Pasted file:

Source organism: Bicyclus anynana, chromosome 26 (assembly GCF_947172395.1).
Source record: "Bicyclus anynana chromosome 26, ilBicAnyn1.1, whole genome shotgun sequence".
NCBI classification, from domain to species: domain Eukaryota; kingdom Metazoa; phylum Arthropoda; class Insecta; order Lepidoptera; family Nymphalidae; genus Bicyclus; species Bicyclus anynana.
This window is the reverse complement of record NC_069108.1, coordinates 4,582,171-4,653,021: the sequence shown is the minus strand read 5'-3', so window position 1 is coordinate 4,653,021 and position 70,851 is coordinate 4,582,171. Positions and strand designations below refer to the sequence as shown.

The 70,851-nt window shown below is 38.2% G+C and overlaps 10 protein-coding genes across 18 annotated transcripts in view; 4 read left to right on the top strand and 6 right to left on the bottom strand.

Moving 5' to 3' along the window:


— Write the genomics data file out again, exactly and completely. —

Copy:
Source organism: Bicyclus anynana, chromosome 26 (assembly GCF_947172395.1).
Source record: "Bicyclus anynana chromosome 26, ilBicAnyn1.1, whole genome shotgun sequence".
NCBI classification, from domain to species: domain Eukaryota; kingdom Metazoa; phylum Arthropoda; class Insecta; order Lepidoptera; family Nymphalidae; genus Bicyclus; species Bicyclus anynana.
This window is the reverse complement of record NC_069108.1, coordinates 4,582,171-4,653,021: the sequence shown is the minus strand read 5'-3', so window position 1 is coordinate 4,653,021 and position 70,851 is coordinate 4,582,171. Positions and strand designations below refer to the sequence as shown.

The 70,851-nt window shown below is 38.2% G+C and overlaps 10 protein-coding genes across 18 annotated transcripts in view; 4 read left to right on the top strand and 6 right to left on the bottom strand.

Moving 5' to 3' along the window: